shifting that usage to another time period.  The need for demand  
          response as flexible and available resources continues to grow  
          as an important piece of the electric grid integration puzzle.  


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          However, demand response need not be limited to peak demand  
          incidents.  Ultimately, a flexible and dynamic grid will require  
          demand response to be available even during non-peak times,  
          particularly with the need to better integrate renewable energy  
          resources and provide greater grid reliability.  In fact, the  
          CPUC has opened a proceeding to examine integrated demand side  
          management to more effectively coordinate certain activities,  
          including the timing and use of electric vehicle charging,  
          distributed generation, energy storage, and others.  

          Underutilized resource?  While demand response programs are  
          varied and available as a resource, a 2013 CPUC staff study  
          found they are underutilized.  The study looked at demand  
          response programs in 2012 when the San Onofre Nuclear Generating  
          Station was out. According to the study, "even with the SONGS  
          outage, the Utilities did not trigger their DR programs in 2012  
          summer more frequently as anticipated. Almost all of the  
          Utilities' 2012 DR program events and hours fall within the  
          historical averages or below the historical maximum. However,  
          staff was surprised to find that the Utilities dispatched their  
          peaker power plants (peaker plants) three to four times more  
          frequently in 2012 than the historical averages."

          Is this bill workable?  The recent floor amendments make this  
          bill unworkable as it relates to publicly-owned utilities since  
          the CPUC does not regulate publicly-owned utilities and should  
          therefore not be the agency tasked with establishing demand  
          response goals for these utilities. On the other hand, it may  
          make more sense for the CEC to be tasked with working with  
          publicly-owned utilities to establish demand response goals.  
          Furthermore, the absence of a procurement requirement raises  
          questions about the ability of the demand response goal to be  
          measured or enforced. 

          Prior Legislation
          SB 1414 (Wolk, Chapter 627, Statutes of 2014) required utilities  
          and regulators to include demand response in resource adequacy  

          FISCAL EFFECT:   Appropriation:    No          Fiscal  
          Com.:YesLocal:   Yes

          According to the Senate Appropriations Committee:


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           Ongoing costs of $700,000 annually to the Energy Resources  
            Program Account (General Fund) for the CEC to adopt cost  
            limitations for each utility.

           Ongoing cost pressures of $850,000 to the Energy Resources  
            Program Account (General Fund) for the CEC to collect, review,  
            and verify utility reports.

           Annual costs of $700,000 for two years to the Energy Resources  
            Program Account (General Fund) for the CEC to establish peak  
            demand reduction procurement goals.

           Ongoing costs of approximately $420,000 annually to the Public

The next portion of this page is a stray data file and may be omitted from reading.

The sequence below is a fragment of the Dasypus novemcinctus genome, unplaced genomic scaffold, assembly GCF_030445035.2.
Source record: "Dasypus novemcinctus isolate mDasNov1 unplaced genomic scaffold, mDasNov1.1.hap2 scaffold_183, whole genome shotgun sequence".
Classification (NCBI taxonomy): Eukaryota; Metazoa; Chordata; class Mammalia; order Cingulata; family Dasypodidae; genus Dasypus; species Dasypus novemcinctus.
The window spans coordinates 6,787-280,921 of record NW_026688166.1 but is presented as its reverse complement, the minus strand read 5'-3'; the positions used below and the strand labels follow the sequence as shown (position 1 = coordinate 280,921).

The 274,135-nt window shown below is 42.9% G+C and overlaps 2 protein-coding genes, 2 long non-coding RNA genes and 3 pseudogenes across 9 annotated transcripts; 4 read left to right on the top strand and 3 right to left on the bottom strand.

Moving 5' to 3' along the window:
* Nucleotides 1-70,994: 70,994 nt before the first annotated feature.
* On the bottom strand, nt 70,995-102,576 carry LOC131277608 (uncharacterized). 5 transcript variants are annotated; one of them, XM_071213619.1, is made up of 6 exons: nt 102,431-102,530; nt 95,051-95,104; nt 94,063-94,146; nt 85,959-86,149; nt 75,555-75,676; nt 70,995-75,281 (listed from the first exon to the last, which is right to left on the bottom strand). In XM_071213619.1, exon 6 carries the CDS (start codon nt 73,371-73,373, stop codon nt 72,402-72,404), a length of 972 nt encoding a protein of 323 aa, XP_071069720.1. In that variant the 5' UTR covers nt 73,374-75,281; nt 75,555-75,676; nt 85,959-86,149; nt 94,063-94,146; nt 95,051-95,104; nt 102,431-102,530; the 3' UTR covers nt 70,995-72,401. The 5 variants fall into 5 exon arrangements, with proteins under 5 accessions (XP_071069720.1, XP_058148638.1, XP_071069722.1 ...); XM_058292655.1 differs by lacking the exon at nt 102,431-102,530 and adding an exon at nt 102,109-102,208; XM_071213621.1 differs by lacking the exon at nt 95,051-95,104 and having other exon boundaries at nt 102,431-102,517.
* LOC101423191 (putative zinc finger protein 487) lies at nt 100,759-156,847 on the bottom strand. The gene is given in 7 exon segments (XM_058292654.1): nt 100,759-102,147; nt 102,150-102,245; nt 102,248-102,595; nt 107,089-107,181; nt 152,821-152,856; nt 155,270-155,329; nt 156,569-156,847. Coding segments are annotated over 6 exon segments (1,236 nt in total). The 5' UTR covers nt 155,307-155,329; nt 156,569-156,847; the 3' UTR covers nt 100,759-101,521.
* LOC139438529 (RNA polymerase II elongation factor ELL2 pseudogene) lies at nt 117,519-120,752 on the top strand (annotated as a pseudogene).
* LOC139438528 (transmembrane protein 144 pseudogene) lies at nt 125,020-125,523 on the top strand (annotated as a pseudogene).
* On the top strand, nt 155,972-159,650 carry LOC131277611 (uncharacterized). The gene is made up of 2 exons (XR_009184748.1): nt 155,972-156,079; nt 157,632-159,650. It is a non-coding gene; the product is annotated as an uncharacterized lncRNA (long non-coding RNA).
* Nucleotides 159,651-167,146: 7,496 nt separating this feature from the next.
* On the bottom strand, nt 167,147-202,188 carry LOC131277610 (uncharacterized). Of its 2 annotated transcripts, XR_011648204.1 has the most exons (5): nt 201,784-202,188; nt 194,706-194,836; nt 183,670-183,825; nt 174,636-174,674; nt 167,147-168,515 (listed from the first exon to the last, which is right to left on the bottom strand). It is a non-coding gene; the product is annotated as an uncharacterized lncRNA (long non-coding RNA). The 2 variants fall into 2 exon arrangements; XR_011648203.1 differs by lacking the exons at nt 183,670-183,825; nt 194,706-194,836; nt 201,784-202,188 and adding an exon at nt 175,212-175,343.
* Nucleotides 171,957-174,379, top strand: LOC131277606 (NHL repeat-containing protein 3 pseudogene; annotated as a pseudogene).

Utilities Reimbursement Account (special) for overseeing IOU  
            and CCA compliance with energy efficiency standard  

          SUPPORT:   (Verified                           6/13/16)

          California Energy Efficiency Industry Council (source)
          California Energy Storage Alliance
          Energy Solutions
          EnerNOC, Inc.
          Environmental Defense Fund
          Proteus, Inc.
          Small Business California
          The Utility Reform Network

          OPPOSITION:   (Verified6/15/16)

          California Municipal Utilities Association
          City of Burbank Water and Power
          City of Pasadena Water and Power
          City of Riverside Public Utilities Department
          Imperial Irrigation District
          Northern California Power Agency
          Pacific Gas and Electric Company
          Sacramento Municipal Utility District
          San Diego Gas and Electric


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          Sempra Energy Utilities
          Southern California Gas
          Southern California Public Power Authority

          ARGUMENTS IN SUPPORT:  The author argues that though broad  
          targets have been set via the state's current efforts there  
          currently are no specific requirements that would drive and  
          ensure the adoption of demand side energy resources, such as  
          energy efficiency and demand response, at a level that would  
          provide certainty for energy resource planning and achievement  
          of AB 32 (Nunez/Pavley, Chapter 488, Statutes of 2006) and  
          potential future greenhouse gas reduction goals.

          ARGUMENTS IN OPPOSITION:  Opposition based on pre-Senate  
          Appropriations Committee language regarding energy efficiency  
          goals which is no longer included in this bill.

          ASSEMBLY FLOOR:  46-29, 6/4/15
          AYES:  Alejo, Bloom, Bonilla, Bonta, Burke, Calderon, Campos,  
            Chau, Chiu, Chu, Cooley, Dababneh, Daly, Dodd, Eggman,  
            Frazier, Cristina Garcia, Eduardo Garcia, Gipson, Gomez,  
            Gonzalez, Gordon, Holden, Irwin, Jones-Sawyer, Levine, Lopez,  
            Low, McCarty, Mullin, Nazarian, O'Donnell, Perea, Quirk,  
            Rendon, Ridley-Thomas, Rodriguez, Salas, Santiago, Mark Stone,  
            Thurmond, Ting, Weber, Williams, Wood, Atkins
          NOES:  Achadjian, Travis Allen, Baker, Bigelow, Brough, Chang,  
            Chávez, Beth Gaines, Gallagher, Gatto, Gray, Grove, Hadley,  
            Harper, Jones, Kim, Lackey, Linder, Maienschein, Mathis,  
            Mayes, Melendez, Obernolte, Olsen, Patterson, Steinorth,  
            Wagner, Waldron, Wilk
          NO VOTE RECORDED:  Brown, Cooper, Dahle, Roger Hernández, Medina

          Prepared by:Nidia Bautista / E., U., & C. / (916) 651-4107
          6/15/16 12:42:09